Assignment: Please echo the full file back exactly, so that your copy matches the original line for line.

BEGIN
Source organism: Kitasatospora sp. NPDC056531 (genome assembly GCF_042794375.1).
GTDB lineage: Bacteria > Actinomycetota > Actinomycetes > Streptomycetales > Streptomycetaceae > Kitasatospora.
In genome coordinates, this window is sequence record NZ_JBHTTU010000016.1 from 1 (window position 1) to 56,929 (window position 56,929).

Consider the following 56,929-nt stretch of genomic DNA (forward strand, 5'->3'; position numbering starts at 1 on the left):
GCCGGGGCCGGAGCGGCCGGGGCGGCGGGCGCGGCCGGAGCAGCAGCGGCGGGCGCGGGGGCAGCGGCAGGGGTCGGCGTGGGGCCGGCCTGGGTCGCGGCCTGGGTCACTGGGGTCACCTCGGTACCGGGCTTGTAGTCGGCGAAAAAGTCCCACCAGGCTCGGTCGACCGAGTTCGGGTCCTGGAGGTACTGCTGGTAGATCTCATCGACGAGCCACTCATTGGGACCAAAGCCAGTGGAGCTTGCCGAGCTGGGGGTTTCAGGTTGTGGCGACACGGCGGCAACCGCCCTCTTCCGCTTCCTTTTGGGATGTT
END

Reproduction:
Source organism: Kitasatospora sp. NPDC056531 (genome assembly GCF_042794375.1).
GTDB lineage: Bacteria > Actinomycetota > Actinomycetes > Streptomycetales > Streptomycetaceae > Kitasatospora.
In genome coordinates, this window is sequence record NZ_JBHTTU010000016.1 from 1 (window position 1) to 56,929 (window position 56,929).

Consider the following 56,929-nt stretch of genomic DNA (forward strand, 5'->3'; position numbering starts at 1 on the left):
GCCGGGGCCGGAGCGGCCGGGGCGGCGGGCGCGGCCGGAGCAGCAGCGGCGGGCGCGGGGGCAGCGGCAGGGGTCGGCGTGGGGCCGGCCTGGGTCGCGGCCTGGGTCACTGGGGTCACCTCGGTACCGGGCTTGTAGTCGGCGAAAAAGTCCCACCAGGCTCGGTCGACCGAGTTCGGGTCCTGGAGGTACTGCTGGTAGATCTCATCGACGAGCCACTCATTGGGACCAAAGCCAGTGGAGCTTGCCGAGCTGGGGGTTTCAGGTTGTGGCGACACGGCGGCAACCGCCCTCTTCCGCTTCCTTTTGGGATGTT